APPEAL FROM THE WASHINGTON COUNTY CIRCUIT COURT [NO.
72CR-06-1873], HONORABLE MARK LINDSAY, JUDGE
French, pro se appellant.
Rutledge, Atty Gen., by: Christian Harris, Asst Atty Gen.,
F. Wynne, Associate Justice
Appellant Tracy French appeals an order entered by the trial
court on December 14, 2018, dismissing an in forma pauperis
petition to proceed with a pro se petition for a writ of
error coram nobis and a motion for appointment of counsel on
the basis that French failed to state a colorable cause of
action. French argued that the writ should issue and the
judgment be vacated in his criminal case because he was
coerced into pleading guilty due to inadequate advice
regarding an available sentencing option when he entered his
guilty plea and that material evidence was withheld by the
State in violation of Brady v. Maryland, 373 U.S.
83, 83 S.Ct. 1194, 10 L.Ed.2d 215 (1963). As French has
failed to demonstrate that the trial court abused
its discretion in declining to grant the relief sought, the
order is affirmed.
2006, French entered a negotiated plea of guilty to raping
his daughter on multiple occasions, and a sentence of 360
months imprisonment was imposed. In 2017, French filed in
the trial court the three pleadings referenced above, all
relating to his request for a writ of error coram nobis. As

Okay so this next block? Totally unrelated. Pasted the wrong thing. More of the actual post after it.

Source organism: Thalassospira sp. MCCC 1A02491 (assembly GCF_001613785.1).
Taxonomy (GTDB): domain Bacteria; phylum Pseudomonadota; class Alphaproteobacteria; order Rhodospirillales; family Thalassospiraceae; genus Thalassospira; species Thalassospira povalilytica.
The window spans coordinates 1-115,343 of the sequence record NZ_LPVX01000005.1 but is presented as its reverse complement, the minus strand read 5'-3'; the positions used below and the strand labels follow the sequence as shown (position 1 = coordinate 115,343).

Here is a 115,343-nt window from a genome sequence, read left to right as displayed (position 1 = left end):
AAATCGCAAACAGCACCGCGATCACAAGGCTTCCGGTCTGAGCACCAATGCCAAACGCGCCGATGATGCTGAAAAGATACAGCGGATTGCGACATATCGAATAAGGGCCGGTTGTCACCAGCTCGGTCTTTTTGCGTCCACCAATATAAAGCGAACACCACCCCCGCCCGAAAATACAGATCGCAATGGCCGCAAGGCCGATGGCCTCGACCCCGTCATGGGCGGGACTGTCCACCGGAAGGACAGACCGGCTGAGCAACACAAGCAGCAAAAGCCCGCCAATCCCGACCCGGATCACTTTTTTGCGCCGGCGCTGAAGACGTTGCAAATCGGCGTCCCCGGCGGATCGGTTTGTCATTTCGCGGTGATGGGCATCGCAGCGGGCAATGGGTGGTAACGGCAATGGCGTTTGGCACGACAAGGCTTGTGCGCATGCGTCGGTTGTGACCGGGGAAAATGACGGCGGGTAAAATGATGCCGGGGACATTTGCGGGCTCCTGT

stated, the court dismissed the pleadings for failure to
state a colorable claim for the issuance of a writ of error
coram nobis. A colorable cause of action is a claim that is
legitimate and may reasonably be asserted given the facts
presented and the current law or a reasonable and logical
extension or modification of it. Morgan v. Kelley,
2019 Ark. 189, 575 S.W.3d 108.
Standard of Review
standard of review of a decision to grant or deny a petition
to proceed in forma pauperis is abuse of discretion, and the
circuit courts factual findings in support of its exercise
of discretion will not be reversed unless clearly erroneous.
Id. An abuse of discretion occurs when the court
acts arbitrarily or groundlessly. Nelson v. State,
2014 Ark. 91, 431 S.W.3d 852. The same standard of review is
applicable to coram nobis petitions, and there is no abuse of
discretion in the denial of error coram nobis relief when the
claims in the petition were groundless. Osburn v.
State, 2018 Ark. 341, 560 S.W.3d 774.
Nature of the Remedy
of error coram nobis is an extraordinarily rare remedy.
State v. Larimore,341 Ark. 397, 17 S.W.3d 87
(2000). The function of the writ is to secure relief from a
judgment rendered while there existed some fact that would
have prevented its rendition if it had been known to the
trial court and that, through no negligence or fault of the
defendant, was not brought forward before rendition of the
judgment. Newman v. State,2009 Ark. 539, 354 S.W.3d
61. The petitioner ...